Just over two weeks after the third Intelligent Cities Challenge (ICC) Lab kicked off in time with the EU Green Week, cities have made it to the end of this flagship event. With sessions spread over the period of 17 days, this City Lab allowed for creative collaborative to span for even longer than previous Labs. At the start of the city lab, the ICC cities were joined by members of the public at our EU Green Week partner event on the zero-pollution city and the city of the future. The launch of the ICC Tech4Good Martketplace and a discussion on the green urban transition were also open to the public. After that though, our cities got to work behind closed doors, supported by our team of international experts. Much of their work focused on the Thematic workshops and peer review sessions.
Green economy and local green deals
Hauke Engel, Partner at McKinsey and the Thematic Network Coordinator led this session with the support of Elsa Durieux, Senior Officer at ICLEI. The workshop was divided into two parts, the first on Local Green Deals which was presented by ICC representatives - Lena Tsipouri, ICC lead expert for the cities of Patras, Tripoli and Corinth and Katrien Rycken, Director, Leuven 2030, Leuven.
Ms Tsipouri explained the success of the Local Green Deals in Greece, with 13 cities having developed theirs so far despite the obstacles of limited budget and human resources for several cities. Meanwhile, Ms Rycken discussed how the action and initiative from concerned citizens and scientists pushed greater ambition for Leuven’s climate goals. Leuven has now pledged to become climate neutral by 2030 and has designed a roadmap – that can be adapted by other cities – to achieve this. The city will also join the mission area on climate neutral and smart cities launched by DG RTD.
The second part of this workshop heard from three key voices on the topic of retrofitting. Focko Imhorst, Associate Partner at McKinsey shared data on the impact of heating and cooling in overall GHG emissions. He revealed that by using renewable energy in heating and cooling devices, a reduction of 70% of the current emissions will be observed. Mr Imhorst emphasized the importance of a holistic approach in the different phases of the construction lifecycle to ensure full coverage. Joshua Ciba, BIM Manager at Hamburg Port Authority, Hamburg then discussed how Building Information Modelling (BIM) – like the one currently used in Port of Hamburg - can be implemented in the public sector. Finally, Sebastian Holmgaard Christophersen, Innovation Consultant at ITK LAB, Aarhus, provided a brief overview of Aarhus’ current project that uses robots to clean the city river amongst other interesting and innovative developments in the Danish city.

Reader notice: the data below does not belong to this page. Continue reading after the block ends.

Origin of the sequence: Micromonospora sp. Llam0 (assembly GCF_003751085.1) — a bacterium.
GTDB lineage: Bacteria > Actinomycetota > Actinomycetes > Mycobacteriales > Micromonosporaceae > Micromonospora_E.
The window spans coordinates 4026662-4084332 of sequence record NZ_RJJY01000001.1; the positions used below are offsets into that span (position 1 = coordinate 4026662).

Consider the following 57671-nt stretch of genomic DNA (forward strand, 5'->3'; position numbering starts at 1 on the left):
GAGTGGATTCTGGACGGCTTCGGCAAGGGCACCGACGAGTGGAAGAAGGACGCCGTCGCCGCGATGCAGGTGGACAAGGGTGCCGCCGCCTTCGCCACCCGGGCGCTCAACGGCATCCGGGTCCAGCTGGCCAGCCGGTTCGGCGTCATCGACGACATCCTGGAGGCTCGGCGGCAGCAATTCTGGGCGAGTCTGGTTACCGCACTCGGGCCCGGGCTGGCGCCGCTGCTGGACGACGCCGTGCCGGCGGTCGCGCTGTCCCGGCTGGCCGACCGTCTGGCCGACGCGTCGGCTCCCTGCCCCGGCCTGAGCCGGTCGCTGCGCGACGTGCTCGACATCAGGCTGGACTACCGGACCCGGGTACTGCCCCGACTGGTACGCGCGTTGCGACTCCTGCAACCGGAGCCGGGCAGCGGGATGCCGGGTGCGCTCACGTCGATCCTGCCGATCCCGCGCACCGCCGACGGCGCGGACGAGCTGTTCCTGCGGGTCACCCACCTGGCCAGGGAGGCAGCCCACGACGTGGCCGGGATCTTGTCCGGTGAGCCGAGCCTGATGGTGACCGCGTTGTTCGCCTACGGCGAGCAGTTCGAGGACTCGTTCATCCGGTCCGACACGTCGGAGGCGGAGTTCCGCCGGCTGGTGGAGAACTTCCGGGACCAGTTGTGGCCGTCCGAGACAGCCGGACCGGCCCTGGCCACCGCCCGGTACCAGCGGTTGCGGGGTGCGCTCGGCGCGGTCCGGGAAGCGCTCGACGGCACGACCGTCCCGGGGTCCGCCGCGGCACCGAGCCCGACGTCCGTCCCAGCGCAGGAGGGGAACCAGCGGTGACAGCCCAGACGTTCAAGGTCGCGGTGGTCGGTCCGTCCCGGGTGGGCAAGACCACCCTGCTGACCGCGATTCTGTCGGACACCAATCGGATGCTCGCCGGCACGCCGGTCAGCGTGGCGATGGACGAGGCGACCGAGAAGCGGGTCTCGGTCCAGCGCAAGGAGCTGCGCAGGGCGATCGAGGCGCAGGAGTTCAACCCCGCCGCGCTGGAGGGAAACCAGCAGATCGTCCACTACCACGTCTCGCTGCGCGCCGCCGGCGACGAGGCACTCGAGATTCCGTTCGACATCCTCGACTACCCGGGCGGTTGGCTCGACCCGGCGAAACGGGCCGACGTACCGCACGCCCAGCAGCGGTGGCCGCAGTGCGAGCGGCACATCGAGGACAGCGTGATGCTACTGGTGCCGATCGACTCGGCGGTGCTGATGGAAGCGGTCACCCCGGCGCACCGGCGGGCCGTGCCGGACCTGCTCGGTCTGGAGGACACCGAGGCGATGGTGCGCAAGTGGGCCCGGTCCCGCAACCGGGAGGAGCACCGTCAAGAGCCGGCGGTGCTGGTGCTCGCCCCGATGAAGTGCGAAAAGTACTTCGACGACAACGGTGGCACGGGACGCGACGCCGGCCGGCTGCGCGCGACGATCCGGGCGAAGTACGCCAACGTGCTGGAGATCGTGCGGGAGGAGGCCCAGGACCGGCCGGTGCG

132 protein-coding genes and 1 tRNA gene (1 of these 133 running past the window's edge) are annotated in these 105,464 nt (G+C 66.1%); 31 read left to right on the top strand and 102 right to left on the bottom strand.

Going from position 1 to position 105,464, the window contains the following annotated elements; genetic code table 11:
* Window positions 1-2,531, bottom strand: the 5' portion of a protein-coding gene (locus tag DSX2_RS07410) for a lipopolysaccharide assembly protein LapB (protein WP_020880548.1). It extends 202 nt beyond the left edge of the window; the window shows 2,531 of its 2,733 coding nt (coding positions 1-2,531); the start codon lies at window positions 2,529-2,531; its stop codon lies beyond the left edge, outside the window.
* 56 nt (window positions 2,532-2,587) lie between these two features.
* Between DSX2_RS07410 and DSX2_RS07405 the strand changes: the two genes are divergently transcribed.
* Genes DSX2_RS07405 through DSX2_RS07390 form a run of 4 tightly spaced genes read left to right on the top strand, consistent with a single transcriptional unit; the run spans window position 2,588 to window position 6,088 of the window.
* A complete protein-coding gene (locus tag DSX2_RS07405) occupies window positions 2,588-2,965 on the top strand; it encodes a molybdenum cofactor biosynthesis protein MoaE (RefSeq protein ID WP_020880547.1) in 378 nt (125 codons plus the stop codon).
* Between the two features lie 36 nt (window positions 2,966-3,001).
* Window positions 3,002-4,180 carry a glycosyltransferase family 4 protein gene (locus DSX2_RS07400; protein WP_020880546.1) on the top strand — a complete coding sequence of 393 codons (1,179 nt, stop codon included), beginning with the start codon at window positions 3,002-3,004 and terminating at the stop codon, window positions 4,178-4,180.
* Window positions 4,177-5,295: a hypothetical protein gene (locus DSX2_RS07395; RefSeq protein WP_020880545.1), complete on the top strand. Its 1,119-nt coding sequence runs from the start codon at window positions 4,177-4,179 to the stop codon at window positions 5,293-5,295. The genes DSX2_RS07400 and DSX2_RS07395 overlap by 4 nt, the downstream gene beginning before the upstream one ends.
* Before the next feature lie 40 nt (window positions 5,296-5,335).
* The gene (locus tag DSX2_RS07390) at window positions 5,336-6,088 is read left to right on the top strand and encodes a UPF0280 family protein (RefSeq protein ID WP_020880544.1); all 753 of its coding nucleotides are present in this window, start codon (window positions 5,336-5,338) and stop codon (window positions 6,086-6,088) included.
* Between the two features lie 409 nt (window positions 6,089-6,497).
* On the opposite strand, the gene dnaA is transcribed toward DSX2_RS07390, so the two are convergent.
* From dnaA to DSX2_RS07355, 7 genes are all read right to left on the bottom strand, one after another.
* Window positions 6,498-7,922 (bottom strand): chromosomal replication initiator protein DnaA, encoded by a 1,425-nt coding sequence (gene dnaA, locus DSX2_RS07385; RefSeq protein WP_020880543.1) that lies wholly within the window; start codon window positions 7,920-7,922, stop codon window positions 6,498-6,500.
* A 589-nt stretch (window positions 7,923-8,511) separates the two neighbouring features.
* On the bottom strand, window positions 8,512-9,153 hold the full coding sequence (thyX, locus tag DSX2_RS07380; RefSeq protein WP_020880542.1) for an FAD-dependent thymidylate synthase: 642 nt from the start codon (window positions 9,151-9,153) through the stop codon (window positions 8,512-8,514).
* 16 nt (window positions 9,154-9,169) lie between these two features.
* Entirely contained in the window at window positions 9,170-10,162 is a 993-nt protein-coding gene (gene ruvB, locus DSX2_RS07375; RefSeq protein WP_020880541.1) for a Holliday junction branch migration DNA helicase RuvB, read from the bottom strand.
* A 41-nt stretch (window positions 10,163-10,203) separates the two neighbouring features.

Citizen participation and digitisation of public administration
As cities gathered for the next thematic workshop, they were welcomed by the Thematic network Coordinator Thomas Weber, Associate Partner at McKinsey. Core cities then provided presentations before diving into an open discussion on common pitfalls and challenges of implementing new measures.
Su-jeong Lee, Deputy Director, Global City-to-City Cooperation Team, City Diplomacy Policy Division, Busan who demonstrated several of the cities policies, apps, objectives and projects. Two representatives from Rijeka, Tatjana Perse, eGovernment Advisor and Kristina Dankic, Health and Welfare Programme Advisor then captured the audience’s imagination as they shared their cities’ work related to the digitalisation of the social welfare claims.
Mr Weber closed the workshop by exploring the challenges that cities are faced with when implementing policies under this thematic track. This highlighted three major issues: neglecting an enabling environment, a lack of project management and lost focus on citizen experience.
Upskilling and reskilling
This session consisted of three relevant topics, the Pact for Skills, designed tailored re-skilling initiatives and the future of work in Europe. The Thematic Network Coordinator Niels van der Linden from Capgemini introduced the workshop and provided a short overview of the Guide to support reskilling initiatives in cities which will be published later this year. Vanya Hristova and Valentin Spendzharov from Haskovo summarised the Pact for Skills and described their city’s local ecosystem efforts for their pledge for the Pact.
Angelika Marning and Anne Marie Frederisken from Aarhus then presented a policy introduced by their city which reskills the unemployed for green companies. The focus of this project was to improve social inclusion by getting people who were unemployed long term back to work. The ICC cities of Derry/Londonderry and Pori have engaged in cross-city collaboration to reskill their workforce to be fit for Industry 4.0.